From Wikipedia:

William Carlos Williams (September 17, 1883 – March 4, 1963) was an American poet closely associated with modernism and imagism. Williams is often counted as being among a group of four major American poets who were all born in a twelve-year period that began in 1874. The group also consists of Robert Frost, who was born in 1874; Wallace Stevens, who was born in 1879; and Hilda "H.D." Doolittle, who was born in 1886. Of these four, Williams died last, several weeks after Frost. (Stevens was first to die, in 1955, while H.D. lived until 1961).

The U.S. National Book Award was reestablished in 1950 with awards by the book industry to authors of 1949 books in three categories. Williams won the first National Book Award for Poetry, recognizing both the third volume of Paterson and Selected Poems.

In May 1963, he was posthumously awarded the Pulitzer Prize for Pictures from Brueghel and Other Poems (1962) and the Gold Medal for Poetry of the National Institute of Arts and Letters. The Poetry Society of America continues to honor William Carlos Williams by presenting the prestigious William Carlos Williams Award annually for the best book of poetry published by a small, non-profit or university press.


La Vita Nuova by Dante - 3
Spoiler:
In favour- fantasyfan, Bookworm_Girl, Bookpossum


From fantasyfan:

Here is a second series of love poems. There are fewer in number than in Shakespeare's cycle but in them Dante gives a commentary on the meaning of his love for Beatrice--who became one of the great images in The Divine Comedy. Hence, the advantage of this cycle is that we have the author's own explanation of the significance of the poetry giving it a strong auto-biographical dimension.

Again, a good translation is available on PG and one can easily get modern editions for a moderate price.

Last edited by sun surfer; 01-05-2016 at 09:20 AM.
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Old 01-02-2016, 12:42 AM   #2
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Happy New Year! Looking forward to the nominations. This is a tough category for me, but one that I feel is important to be challenged.
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Old 01-02-2016, 04:10 PM   #3
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I would like to nominate Selected Poems by William Carlos Williams. There is an updated version published in 1985 by New Directions which appears available in multiple countries in both paper and electronic format. His major collections are Spring and All (1923), The Desert Music and Other Poems (1954), Pictures from Brueghel and Other Poems (1962), and Paterson (1963, repr. 1992). These also look available globally and may be an alternative to Selected Poems for some people.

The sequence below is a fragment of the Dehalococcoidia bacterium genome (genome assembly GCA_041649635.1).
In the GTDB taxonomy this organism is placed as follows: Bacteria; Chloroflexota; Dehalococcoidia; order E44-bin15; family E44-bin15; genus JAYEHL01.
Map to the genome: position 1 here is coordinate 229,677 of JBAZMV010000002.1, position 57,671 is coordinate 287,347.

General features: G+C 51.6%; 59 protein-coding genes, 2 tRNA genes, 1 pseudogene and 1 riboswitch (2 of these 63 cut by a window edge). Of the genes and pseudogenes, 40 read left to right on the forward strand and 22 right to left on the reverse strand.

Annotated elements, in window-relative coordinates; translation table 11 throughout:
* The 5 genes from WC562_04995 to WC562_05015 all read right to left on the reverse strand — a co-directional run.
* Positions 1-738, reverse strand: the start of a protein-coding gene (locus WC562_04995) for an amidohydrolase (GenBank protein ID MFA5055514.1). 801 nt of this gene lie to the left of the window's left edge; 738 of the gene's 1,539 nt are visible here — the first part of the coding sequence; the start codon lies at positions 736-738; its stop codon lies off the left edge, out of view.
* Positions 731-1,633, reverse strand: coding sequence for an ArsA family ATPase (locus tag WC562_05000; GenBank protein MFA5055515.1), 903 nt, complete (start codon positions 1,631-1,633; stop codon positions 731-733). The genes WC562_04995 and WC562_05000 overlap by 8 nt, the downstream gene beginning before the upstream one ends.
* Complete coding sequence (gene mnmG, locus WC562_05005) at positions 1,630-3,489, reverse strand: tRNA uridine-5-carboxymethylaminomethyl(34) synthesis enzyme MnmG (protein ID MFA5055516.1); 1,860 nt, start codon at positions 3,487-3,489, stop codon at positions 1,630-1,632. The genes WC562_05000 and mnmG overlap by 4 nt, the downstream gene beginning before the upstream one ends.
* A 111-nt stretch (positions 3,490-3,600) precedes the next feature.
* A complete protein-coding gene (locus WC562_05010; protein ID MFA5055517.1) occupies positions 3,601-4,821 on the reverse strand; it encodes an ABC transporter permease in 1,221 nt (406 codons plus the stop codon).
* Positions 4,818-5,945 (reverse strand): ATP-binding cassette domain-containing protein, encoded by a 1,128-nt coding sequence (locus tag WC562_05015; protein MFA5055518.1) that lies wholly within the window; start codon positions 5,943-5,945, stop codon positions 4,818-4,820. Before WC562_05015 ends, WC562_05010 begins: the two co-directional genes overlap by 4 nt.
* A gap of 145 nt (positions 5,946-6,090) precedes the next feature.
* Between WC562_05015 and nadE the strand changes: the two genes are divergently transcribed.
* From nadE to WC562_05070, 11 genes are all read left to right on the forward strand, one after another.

From Wikipedia:
Quote:
William Carlos Williams (September 17, 1883 – March 4, 1963) was an American poet closely associated with modernism and imagism. Williams is often counted as being among a group of four major American poets who were all born in a twelve-year period that began in 1874. The group also consists of Robert Frost, who was born in 1874; Wallace Stevens, who was born in 1879; and Hilda "H.D." Doolittle, who was born in 1886. Of these four, Williams died last, several weeks after Frost. (Stevens was first to die, in 1955, while H.D. lived until 1961).

The U.S. National Book Award was reestablished in 1950 with awards by the book industry to authors of 1949 books in three categories. Williams won the first National Book Award for Poetry, recognizing both the third volume of Paterson and Selected Poems.

In May 1963, he was posthumously awarded the Pulitzer Prize for Pictures from Brueghel and Other Poems (1962) and the Gold Medal for Poetry of the National Institute of Arts and Letters. The Poetry Society of America continues to honor William Carlos Williams by presenting the prestigious William Carlos Williams Award annually for the best book of poetry published by a small, non-profit or university press.
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Old 01-02-2016, 07:18 PM   #4
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I nominate Eugene Onegin by Alexander Pushkin.

From Goodreads:

Eugene Onegin is the master work of the poet whom Russians regard as the fountainhead of their literature. Set in imperial Russia during the 1820s, Pushkin's novel in verse follows the emotions and destiny of three men - Onegin the bored fop, Lensky the minor elegiast, and a stylized Pushkin himself - and the fates and affections of three women - Tatyana the provincial beauty, her sister Olga, and Pushkin's mercurial Muse. Engaging, full of suspense, and varied in tone, it also portrays a large cast of other characters and offers the reader many literary, philosophical, and autobiographical digressions, often in a highly satirical vein. Eugene Onegin was Pushkin's own favourite work, and it shows him attempting to transform himself from romantic poet into realistic novelist.